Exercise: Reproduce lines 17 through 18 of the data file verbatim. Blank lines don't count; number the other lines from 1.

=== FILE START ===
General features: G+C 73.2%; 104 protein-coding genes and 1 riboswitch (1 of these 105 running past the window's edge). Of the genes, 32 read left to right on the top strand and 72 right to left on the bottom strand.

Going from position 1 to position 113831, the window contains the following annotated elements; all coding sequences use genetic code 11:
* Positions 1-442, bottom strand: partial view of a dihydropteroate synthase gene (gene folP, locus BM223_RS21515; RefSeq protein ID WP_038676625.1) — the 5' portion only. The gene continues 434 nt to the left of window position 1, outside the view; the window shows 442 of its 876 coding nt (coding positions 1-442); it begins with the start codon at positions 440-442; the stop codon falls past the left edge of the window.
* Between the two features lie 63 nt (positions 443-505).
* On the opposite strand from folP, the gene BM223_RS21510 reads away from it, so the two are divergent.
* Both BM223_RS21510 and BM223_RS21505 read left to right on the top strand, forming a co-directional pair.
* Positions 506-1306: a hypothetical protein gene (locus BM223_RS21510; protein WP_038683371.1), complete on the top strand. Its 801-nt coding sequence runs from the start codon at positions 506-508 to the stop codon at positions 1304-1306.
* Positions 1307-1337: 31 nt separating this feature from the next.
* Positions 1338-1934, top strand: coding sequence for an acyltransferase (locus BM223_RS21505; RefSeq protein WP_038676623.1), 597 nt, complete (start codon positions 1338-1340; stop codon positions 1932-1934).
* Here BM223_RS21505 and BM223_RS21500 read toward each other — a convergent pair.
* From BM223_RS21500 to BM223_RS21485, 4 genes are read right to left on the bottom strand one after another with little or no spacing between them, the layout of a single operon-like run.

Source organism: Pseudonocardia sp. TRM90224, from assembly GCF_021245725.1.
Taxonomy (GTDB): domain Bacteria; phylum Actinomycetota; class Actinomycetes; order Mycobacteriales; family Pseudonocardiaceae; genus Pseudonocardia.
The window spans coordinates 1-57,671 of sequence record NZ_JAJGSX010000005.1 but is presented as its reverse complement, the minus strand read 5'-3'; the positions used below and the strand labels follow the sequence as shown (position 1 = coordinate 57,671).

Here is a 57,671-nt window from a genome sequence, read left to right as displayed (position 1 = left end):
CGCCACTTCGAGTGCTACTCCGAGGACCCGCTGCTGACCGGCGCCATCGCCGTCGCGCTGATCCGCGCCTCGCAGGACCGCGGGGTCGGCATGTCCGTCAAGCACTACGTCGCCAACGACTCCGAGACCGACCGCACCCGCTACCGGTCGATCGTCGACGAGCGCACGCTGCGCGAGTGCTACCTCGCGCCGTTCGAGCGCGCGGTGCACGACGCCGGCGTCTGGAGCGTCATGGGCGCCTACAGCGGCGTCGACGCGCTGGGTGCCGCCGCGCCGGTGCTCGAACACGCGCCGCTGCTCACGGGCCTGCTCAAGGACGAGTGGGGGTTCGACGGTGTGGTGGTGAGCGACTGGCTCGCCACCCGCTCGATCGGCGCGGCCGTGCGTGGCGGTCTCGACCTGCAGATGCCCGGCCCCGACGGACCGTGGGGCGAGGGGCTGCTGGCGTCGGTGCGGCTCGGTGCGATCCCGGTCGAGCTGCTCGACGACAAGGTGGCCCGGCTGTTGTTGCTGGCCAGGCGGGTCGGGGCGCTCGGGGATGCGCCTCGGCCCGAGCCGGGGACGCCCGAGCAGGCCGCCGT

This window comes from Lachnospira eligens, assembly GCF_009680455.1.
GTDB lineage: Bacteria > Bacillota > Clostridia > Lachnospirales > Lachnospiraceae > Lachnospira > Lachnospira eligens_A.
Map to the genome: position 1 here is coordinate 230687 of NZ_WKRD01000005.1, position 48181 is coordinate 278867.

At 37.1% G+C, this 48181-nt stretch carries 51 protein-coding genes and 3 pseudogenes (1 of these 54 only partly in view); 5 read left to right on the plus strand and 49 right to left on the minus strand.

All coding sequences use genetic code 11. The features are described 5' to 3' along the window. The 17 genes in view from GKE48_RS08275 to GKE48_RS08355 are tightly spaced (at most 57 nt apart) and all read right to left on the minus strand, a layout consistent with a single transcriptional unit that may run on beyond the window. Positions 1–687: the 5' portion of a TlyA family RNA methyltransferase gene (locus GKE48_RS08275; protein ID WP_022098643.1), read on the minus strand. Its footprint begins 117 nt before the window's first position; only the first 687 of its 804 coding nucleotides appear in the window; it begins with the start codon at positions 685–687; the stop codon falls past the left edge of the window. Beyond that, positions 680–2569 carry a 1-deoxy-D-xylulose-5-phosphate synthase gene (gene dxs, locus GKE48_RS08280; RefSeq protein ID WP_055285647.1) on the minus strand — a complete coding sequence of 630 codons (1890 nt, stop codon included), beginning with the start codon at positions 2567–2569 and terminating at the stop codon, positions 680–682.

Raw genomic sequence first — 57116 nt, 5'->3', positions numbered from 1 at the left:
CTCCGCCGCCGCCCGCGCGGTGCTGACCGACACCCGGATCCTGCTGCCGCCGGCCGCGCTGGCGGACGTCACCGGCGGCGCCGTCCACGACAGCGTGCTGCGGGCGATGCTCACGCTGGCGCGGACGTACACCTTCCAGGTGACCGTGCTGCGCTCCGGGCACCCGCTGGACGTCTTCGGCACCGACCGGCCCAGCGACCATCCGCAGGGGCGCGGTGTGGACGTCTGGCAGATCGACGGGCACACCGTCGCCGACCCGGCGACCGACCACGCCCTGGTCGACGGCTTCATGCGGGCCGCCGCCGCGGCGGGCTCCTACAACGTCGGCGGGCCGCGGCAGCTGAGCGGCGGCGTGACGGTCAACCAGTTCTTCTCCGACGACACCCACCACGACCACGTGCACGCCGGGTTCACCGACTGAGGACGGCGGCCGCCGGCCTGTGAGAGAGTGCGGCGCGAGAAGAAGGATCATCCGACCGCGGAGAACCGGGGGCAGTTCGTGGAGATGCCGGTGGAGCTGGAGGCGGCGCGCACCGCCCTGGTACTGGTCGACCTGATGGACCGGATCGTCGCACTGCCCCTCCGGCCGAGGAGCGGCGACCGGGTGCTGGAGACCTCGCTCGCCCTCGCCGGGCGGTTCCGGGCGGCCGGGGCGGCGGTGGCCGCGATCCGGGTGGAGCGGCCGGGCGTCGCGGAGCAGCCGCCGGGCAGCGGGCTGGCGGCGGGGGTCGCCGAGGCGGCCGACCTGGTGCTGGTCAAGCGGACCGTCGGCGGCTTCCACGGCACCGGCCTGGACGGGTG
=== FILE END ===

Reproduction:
This window comes from Lachnospira eligens, assembly GCF_009680455.1.
GTDB lineage: Bacteria > Bacillota > Clostridia > Lachnospirales > Lachnospiraceae > Lachnospira > Lachnospira eligens_A.